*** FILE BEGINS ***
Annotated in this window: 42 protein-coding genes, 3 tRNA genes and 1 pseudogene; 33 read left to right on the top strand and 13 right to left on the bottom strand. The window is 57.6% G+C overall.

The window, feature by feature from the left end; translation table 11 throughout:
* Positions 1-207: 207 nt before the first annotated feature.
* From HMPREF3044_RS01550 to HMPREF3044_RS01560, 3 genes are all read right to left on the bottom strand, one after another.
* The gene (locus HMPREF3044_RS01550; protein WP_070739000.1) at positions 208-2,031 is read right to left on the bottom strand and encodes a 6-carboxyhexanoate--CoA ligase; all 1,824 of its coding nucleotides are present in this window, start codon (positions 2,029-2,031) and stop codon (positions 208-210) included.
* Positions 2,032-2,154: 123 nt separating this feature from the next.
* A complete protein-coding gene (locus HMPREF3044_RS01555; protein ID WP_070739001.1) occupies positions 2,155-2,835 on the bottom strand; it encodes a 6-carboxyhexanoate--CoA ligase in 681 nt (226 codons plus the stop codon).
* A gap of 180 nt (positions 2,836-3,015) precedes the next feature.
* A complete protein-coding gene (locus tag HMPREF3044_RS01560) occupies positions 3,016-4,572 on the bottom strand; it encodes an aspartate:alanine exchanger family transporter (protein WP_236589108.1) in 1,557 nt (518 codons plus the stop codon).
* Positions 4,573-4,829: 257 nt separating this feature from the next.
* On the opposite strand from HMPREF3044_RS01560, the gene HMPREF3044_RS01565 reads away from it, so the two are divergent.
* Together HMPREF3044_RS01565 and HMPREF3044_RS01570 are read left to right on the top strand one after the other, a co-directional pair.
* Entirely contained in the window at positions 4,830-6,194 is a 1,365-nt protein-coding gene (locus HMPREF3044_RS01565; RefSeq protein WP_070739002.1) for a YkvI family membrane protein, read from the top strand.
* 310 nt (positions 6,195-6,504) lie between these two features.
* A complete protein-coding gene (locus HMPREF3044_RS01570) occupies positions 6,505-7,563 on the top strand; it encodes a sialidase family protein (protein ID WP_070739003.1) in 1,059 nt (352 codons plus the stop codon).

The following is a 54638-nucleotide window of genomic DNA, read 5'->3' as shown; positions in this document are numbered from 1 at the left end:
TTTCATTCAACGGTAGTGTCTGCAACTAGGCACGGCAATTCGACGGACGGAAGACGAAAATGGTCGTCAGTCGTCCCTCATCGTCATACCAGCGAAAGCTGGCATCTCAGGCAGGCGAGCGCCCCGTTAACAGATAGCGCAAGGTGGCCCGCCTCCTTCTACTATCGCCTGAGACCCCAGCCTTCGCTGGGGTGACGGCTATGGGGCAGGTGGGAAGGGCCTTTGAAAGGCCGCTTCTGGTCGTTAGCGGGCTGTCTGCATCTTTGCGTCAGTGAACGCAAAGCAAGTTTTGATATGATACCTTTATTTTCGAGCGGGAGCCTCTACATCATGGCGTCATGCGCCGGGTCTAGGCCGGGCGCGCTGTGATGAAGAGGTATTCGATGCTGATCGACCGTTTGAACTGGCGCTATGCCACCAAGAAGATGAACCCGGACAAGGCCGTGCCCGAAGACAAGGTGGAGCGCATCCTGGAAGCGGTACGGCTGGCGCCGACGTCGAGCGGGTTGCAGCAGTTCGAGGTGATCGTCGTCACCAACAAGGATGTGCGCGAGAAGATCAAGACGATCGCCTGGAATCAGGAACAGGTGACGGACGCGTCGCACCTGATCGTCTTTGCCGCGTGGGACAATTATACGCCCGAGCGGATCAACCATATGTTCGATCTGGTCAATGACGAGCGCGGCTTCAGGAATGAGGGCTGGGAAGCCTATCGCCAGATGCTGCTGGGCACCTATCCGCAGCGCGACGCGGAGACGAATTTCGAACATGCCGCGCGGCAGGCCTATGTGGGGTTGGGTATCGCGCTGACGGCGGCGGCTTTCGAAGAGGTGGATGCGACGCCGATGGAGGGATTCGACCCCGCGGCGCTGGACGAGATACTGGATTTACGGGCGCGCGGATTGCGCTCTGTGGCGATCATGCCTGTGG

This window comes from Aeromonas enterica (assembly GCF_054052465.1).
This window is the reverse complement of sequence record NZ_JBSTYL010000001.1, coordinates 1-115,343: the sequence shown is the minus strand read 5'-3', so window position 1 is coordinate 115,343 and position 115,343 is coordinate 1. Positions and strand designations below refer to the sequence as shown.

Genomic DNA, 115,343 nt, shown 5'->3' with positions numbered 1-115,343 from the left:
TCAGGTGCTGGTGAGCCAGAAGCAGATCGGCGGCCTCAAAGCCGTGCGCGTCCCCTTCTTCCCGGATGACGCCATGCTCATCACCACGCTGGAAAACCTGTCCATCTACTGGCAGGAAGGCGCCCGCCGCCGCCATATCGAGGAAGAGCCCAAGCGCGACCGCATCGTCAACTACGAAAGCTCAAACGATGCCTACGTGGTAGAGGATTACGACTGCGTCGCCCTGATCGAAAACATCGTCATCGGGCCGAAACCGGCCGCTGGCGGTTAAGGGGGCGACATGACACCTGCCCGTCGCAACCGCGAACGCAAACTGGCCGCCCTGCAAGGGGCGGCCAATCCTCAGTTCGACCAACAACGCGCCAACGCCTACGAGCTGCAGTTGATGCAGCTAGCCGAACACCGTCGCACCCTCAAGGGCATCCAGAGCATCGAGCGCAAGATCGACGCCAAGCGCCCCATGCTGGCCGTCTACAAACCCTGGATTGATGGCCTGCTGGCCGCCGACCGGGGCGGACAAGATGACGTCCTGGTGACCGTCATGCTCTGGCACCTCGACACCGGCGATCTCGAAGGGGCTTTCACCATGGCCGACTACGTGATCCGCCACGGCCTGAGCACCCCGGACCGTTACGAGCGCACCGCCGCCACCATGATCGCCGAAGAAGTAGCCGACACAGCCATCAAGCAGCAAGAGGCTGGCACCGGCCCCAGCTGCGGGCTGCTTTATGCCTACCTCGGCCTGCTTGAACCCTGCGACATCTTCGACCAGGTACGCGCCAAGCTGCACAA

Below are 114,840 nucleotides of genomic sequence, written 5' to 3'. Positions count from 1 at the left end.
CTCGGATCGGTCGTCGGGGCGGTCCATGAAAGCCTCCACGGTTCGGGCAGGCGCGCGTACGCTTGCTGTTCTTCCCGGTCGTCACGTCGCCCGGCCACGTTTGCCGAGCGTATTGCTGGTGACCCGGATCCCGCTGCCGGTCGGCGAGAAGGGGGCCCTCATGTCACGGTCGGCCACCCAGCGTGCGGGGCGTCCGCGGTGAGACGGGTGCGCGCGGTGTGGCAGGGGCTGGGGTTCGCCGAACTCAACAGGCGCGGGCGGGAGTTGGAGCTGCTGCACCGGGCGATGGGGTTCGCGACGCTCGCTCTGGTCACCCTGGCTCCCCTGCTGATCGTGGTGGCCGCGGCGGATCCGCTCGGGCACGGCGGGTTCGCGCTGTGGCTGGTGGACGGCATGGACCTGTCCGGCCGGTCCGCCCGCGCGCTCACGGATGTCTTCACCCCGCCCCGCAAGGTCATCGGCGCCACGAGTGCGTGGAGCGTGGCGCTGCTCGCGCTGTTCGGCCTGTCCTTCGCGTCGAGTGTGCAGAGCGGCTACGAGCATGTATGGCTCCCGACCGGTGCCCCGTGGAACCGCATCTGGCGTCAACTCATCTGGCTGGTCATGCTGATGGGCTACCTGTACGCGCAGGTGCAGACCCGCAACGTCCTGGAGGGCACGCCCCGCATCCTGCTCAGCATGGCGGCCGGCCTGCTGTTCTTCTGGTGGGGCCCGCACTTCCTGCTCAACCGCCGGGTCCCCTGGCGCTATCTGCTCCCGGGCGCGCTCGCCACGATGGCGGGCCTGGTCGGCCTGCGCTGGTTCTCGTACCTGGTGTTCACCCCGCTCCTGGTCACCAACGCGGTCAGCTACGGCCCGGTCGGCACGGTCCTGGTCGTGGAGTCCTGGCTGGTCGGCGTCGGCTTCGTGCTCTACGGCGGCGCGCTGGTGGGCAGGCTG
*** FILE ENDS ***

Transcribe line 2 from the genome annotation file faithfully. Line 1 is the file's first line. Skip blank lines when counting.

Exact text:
The window, feature by feature from the left end; translation table 11 throughout: